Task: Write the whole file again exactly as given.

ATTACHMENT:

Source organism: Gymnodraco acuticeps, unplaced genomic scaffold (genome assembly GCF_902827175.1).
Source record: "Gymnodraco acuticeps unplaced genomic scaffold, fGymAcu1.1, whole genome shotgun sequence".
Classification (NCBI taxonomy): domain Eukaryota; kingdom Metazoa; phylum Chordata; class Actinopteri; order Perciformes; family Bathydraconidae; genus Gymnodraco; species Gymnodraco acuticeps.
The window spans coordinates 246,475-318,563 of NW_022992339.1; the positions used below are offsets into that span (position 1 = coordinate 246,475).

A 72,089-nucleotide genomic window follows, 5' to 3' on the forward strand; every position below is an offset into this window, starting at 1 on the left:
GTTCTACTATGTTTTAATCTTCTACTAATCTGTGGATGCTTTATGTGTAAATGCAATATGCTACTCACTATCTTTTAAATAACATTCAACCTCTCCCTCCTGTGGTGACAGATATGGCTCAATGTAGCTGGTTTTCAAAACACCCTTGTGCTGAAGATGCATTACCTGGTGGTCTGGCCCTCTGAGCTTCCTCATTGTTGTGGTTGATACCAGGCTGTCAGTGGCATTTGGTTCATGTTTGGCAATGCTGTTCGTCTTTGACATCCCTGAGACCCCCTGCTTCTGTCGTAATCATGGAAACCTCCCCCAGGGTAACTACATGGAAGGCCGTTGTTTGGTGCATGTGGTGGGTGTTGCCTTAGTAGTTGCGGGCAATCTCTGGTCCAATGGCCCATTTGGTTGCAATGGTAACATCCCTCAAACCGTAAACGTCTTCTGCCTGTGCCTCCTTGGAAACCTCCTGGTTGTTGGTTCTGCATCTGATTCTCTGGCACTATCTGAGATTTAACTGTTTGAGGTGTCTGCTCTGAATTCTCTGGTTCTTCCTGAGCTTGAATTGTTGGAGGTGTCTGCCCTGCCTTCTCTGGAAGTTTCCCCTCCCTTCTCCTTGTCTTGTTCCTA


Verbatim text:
Source organism: Gymnodraco acuticeps, unplaced genomic scaffold (genome assembly GCF_902827175.1).
Source record: "Gymnodraco acuticeps unplaced genomic scaffold, fGymAcu1.1, whole genome shotgun sequence".
Classification (NCBI taxonomy): domain Eukaryota; kingdom Metazoa; phylum Chordata; class Actinopteri; order Perciformes; family Bathydraconidae; genus Gymnodraco; species Gymnodraco acuticeps.
The window spans coordinates 246,475-318,563 of NW_022992339.1; the positions used below are offsets into that span (position 1 = coordinate 246,475).

A 72,089-nucleotide genomic window follows, 5' to 3' on the forward strand; every position below is an offset into this window, starting at 1 on the left:
GTTCTACTATGTTTTAATCTTCTACTAATCTGTGGATGCTTTATGTGTAAATGCAATATGCTACTCACTATCTTTTAAATAACATTCAACCTCTCCCTCCTGTGGTGACAGATATGGCTCAATGTAGCTGGTTTTCAAAACACCCTTGTGCTGAAGATGCATTACCTGGTGGTCTGGCCCTCTGAGCTTCCTCATTGTTGTGGTTGATACCAGGCTGTCAGTGGCATTTGGTTCATGTTTGGCAATGCTGTTCGTCTTTGACATCCCTGAGACCCCCTGCTTCTGTCGTAATCATGGAAACCTCCCCCAGGGTAACTACATGGAAGGCCGTTGTTTGGTGCATGTGGTGGGTGTTGCCTTAGTAGTTGCGGGCAATCTCTGGTCCAATGGCCCATTTGGTTGCAATGGTAACATCCCTCAAACCGTAAACGTCTTCTGCCTGTGCCTCCTTGGAAACCTCCTGGTTGTTGGTTCTGCATCTGATTCTCTGGCACTATCTGAGATTTAACTGTTTGAGGTGTCTGCTCTGAATTCTCTGGTTCTTCCTGAGCTTGAATTGTTGGAGGTGTCTGCCCTGCCTTCTCTGGAAGTTTCCCCTCCCTTCTCCTTGTCTTGTTCCTA